fine side dish. Takes about twenty minutes. Needs a non-stick sauce pan and a glass lid, and a flat wooden spoon so as to scrape the bottom cleanly. Take a cup and a quarter of water, bring to a boil; stir in a little less than a 1/4 cup of grits( I'll refine this later) and a small pinch of saltand 2 pats of butter. This helps with the sticking.
Stir , cover and reduce heat to low .The grits should be slightly bubbling, but not at a fast boil. Set timer to 5 minutes. Every 5 minutes, scrape and stir the grits. They will try to stick a little the first time. Grate some cheddar ( 2 or 3 ounces ) and stir that in. A teaspoon of bacon fat tastes great, but you can live without it. After 15 minutes, season with fresh cracked pepper. If at any time, the grits seem too thick, add a little hot water...sparingly and stir. They should be smooth
and silky. Serve warm with eggs.
There's not much to go wrong except too much heat or no timer to remind you to stir.
That wooden flat end spatula won't hurt your pan and it will do a clean job of stirring your grits.
Let me know if you like them. It's really a southern dish. I was on a diesel submarine with a bunch of southern guys who needed grits to survive. :)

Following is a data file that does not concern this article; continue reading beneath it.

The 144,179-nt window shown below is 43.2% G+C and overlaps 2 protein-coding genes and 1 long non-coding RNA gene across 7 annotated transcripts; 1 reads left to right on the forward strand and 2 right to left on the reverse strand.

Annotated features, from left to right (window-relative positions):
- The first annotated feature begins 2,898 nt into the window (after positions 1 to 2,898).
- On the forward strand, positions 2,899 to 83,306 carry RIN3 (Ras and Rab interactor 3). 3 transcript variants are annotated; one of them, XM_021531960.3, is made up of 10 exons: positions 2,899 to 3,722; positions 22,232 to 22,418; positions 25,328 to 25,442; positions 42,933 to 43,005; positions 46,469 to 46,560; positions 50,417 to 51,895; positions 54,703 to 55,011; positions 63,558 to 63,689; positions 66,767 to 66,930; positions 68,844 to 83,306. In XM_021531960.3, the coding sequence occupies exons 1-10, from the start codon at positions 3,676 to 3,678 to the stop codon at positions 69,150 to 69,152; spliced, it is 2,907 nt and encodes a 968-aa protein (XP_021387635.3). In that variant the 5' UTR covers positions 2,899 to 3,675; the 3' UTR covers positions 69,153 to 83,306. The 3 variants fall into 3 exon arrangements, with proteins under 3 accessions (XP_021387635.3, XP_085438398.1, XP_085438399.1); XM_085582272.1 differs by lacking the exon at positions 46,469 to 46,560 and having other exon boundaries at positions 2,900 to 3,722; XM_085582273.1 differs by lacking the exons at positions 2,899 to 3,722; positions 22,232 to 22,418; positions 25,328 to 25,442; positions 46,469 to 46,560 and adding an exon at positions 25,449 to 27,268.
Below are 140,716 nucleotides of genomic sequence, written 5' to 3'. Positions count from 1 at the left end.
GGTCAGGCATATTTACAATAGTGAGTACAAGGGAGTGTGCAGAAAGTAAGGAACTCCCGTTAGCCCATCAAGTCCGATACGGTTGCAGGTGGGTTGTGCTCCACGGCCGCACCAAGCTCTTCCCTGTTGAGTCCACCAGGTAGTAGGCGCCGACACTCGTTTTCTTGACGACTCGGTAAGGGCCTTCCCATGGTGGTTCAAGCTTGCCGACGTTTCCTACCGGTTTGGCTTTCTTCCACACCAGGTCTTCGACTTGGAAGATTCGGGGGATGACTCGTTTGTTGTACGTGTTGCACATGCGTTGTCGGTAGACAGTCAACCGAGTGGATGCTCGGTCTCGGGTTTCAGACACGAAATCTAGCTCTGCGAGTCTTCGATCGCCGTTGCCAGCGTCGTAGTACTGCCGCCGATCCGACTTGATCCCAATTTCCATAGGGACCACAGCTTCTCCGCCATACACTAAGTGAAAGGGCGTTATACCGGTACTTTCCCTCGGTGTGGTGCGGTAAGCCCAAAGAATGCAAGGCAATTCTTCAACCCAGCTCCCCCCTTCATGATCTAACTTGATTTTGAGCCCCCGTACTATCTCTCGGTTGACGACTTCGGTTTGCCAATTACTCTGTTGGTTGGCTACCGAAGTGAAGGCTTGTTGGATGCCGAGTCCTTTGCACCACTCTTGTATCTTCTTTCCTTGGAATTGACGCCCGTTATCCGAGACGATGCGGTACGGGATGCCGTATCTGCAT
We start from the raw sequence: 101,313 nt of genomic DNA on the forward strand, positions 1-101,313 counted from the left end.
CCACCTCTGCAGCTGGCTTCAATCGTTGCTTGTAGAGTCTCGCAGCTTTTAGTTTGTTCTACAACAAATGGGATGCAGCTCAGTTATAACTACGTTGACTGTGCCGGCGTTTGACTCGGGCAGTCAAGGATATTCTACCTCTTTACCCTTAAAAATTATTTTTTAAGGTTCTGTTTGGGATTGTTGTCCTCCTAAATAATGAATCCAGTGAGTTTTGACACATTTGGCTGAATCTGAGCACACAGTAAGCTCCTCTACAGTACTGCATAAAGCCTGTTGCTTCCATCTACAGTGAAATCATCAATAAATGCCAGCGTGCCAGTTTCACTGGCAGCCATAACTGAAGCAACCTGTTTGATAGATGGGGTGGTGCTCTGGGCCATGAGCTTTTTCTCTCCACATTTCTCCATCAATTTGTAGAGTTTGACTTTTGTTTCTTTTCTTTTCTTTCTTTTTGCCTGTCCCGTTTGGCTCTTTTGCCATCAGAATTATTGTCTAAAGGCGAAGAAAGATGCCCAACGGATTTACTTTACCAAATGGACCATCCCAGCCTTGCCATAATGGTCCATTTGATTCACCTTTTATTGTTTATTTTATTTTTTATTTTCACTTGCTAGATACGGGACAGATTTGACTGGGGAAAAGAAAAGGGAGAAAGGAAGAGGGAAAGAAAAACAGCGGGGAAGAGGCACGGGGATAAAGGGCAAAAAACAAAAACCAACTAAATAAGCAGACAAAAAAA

Best regards,
Dan
ps: Don't waste your money on 'instant grits' . Wretched stuff. Not the same at all.

Cougar
2012-May-11, 08:41 PM
Weird. In my experience, if you order over easy you get over medium! It wasn't until just a few years ago that I even discovered there was an over medium. :)Apparently North Carolina is in a completely different Universe than the Wild West, you know, with different physical constants and everything. And here I thought the multiverse was going to be really hard to prove...

HenrikOlsen
2012-May-11, 10:16 PM
Apparently North Carolina is in a completely different Universe than the Wild West, you know, with different physical constants and everything. And here I thought the multiverse was going to be really hard to prove...
Recent evidence indicates you're right.

danscope
2012-May-12, 01:49 AM
Hi, I weighed the grits out at 50 grams. This makes enough for two people.
The Quaker ( oats) company make grits.
Down south they put a tablespoon of butter right on top of those grits and then the sunny side eggs. I tend to go a little leaner, saving my butter for the toast or the muffin. I put some in the cooking though.
Best regards,
Dan

grapes
2012-May-12, 02:26 AM
No, not just North Carolina. I spent most of my life in Wyoming, and a good chunk of it in Colorado. I'd never heard anyone even mention over medium until I ordered over easy in Florida and they came back, well, over easy. My server asked how things were (I wasn't complaining, I've eaten raw eggs many times), and she said O you wanted over medium. I almost laughed, but instead I looked it up.